As we approach Christmas, we pray in the preface to the Eucharistic Prayer about St. John the Baptist.
Perhaps you have noticed a small but notable change in the translation. The old Sacramentary had it that John the Baptist was “Christ’s herald.”
True enough; beautiful enough. But now, with the new translation, we pray that St. John “sang of Christ’s coming.”
The Christ appeared on earth, and the holy prophet sang. Locusts in his belly, camel hair around his waist, the Jordan River rushing by, and the desert wind blowing: he sang.
Can we not imagine that the Baptist sang with everything Johnnie Cash, Roy Orbison, Placido Domingo, Ray Charles, and Eddie Vedder all have to offer in their voices—rolled into one masculine melody on the wind?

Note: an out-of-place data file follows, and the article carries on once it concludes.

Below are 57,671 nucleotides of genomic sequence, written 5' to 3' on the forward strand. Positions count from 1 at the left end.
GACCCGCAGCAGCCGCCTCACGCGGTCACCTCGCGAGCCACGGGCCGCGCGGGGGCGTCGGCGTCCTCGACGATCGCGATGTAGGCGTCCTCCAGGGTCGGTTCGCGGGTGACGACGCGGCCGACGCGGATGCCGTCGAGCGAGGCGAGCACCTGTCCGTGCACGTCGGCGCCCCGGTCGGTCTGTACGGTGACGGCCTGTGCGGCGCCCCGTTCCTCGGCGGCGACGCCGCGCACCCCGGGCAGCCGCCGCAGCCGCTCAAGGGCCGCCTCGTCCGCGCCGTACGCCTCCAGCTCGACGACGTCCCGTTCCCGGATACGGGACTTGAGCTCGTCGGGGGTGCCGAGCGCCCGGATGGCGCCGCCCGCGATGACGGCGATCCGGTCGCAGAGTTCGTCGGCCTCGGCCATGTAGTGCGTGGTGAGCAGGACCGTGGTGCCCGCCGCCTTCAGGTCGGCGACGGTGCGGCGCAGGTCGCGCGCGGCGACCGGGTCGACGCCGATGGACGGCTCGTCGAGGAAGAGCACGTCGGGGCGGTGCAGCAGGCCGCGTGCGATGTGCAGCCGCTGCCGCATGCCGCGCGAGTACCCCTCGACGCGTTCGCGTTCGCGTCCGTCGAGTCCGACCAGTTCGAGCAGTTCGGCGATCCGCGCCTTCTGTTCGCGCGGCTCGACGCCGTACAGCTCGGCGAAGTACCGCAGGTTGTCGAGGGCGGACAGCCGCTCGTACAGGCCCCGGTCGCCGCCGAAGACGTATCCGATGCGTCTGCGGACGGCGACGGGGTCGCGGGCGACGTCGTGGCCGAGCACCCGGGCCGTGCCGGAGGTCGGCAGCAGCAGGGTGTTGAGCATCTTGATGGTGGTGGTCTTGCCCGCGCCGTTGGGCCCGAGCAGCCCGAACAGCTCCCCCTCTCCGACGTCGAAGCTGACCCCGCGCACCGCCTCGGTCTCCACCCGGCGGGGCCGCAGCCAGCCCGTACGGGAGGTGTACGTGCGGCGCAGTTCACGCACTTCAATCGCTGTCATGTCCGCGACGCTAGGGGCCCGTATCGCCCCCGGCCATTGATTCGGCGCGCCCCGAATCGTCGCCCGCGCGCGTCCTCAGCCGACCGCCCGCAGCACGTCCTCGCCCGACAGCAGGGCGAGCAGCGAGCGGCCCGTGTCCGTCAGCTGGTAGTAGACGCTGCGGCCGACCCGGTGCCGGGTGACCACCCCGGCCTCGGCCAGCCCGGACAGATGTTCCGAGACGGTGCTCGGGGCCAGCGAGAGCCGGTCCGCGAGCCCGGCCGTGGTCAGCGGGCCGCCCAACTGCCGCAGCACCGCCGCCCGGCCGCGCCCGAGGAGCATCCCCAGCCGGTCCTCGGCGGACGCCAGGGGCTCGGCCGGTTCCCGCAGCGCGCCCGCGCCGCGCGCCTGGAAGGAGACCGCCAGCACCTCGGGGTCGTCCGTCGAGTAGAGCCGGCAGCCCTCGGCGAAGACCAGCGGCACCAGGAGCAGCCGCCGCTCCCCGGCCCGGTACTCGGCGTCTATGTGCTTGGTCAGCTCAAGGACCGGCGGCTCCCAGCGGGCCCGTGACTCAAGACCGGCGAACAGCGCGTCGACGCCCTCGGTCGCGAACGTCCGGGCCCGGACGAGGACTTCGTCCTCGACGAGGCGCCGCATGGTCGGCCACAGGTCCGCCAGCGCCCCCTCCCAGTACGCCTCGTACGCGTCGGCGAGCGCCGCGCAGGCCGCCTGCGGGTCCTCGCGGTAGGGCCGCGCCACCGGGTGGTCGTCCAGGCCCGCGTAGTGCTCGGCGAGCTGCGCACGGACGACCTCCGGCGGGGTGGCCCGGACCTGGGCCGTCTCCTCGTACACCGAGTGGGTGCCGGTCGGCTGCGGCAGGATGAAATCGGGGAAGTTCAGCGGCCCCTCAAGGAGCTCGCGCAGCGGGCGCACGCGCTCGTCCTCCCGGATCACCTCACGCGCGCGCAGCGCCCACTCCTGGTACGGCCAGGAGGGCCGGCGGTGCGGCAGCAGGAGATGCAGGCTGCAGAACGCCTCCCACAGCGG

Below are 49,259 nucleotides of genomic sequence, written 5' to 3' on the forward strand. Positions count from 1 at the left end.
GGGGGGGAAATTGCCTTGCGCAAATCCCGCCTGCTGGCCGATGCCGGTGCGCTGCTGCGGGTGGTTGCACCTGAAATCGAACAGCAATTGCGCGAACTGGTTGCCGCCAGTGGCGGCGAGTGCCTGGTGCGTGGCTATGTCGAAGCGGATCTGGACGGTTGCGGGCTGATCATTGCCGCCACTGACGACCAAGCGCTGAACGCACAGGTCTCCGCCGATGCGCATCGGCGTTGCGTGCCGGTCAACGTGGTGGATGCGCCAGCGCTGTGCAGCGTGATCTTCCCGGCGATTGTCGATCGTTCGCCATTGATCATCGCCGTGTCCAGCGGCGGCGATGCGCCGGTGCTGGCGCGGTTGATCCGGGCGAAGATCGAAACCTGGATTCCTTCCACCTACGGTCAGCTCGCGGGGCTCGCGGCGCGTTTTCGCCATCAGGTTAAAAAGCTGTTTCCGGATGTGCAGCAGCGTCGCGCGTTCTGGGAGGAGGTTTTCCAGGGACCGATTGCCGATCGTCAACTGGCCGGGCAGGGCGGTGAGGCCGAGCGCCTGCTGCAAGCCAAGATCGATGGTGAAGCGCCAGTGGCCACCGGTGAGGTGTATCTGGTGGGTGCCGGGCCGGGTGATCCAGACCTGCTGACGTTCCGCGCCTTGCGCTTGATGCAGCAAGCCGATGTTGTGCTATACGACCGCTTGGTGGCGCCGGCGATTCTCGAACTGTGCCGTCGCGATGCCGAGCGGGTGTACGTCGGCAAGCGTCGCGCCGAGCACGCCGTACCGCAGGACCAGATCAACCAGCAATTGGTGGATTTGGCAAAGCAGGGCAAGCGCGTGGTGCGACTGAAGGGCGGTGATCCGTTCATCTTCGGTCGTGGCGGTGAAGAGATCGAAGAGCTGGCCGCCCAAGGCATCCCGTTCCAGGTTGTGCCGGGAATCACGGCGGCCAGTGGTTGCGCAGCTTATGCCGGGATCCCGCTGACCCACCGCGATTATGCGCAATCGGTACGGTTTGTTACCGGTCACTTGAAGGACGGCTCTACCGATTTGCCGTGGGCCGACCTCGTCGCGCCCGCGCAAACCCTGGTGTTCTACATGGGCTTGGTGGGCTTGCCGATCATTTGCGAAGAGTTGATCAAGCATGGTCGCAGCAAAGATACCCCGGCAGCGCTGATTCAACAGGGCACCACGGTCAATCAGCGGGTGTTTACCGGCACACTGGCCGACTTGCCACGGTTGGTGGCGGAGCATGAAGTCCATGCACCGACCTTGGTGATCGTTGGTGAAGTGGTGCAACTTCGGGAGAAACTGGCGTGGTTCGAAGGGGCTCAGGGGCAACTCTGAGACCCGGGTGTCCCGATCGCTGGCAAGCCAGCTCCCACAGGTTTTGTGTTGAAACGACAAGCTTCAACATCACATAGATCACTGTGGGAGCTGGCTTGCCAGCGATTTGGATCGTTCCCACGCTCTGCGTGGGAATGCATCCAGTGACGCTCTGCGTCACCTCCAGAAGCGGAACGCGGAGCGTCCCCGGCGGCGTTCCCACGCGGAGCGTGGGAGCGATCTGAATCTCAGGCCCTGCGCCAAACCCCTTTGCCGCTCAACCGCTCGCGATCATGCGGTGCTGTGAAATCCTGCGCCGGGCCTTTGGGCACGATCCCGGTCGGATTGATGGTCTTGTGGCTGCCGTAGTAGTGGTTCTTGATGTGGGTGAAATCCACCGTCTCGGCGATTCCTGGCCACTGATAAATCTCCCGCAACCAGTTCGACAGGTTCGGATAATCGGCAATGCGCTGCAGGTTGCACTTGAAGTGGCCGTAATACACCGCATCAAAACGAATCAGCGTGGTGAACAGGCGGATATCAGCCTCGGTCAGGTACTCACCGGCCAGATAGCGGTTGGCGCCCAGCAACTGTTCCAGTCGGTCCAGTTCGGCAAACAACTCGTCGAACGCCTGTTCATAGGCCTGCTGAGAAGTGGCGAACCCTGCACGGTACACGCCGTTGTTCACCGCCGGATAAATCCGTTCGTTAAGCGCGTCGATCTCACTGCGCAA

The coming of Christ moves those who recognize Him to break out into song. Could be a Tallis Scholars song, or a Pogues song, a hymn, a chant, a warble. Joy and love sing.
Many beauties of the earth touch the undying, simple perfection of heaven—but to sing does so in a uniquely immediate way.
God rest ye merry. Baby Jesus comes tomorrow night. It will be time to sing.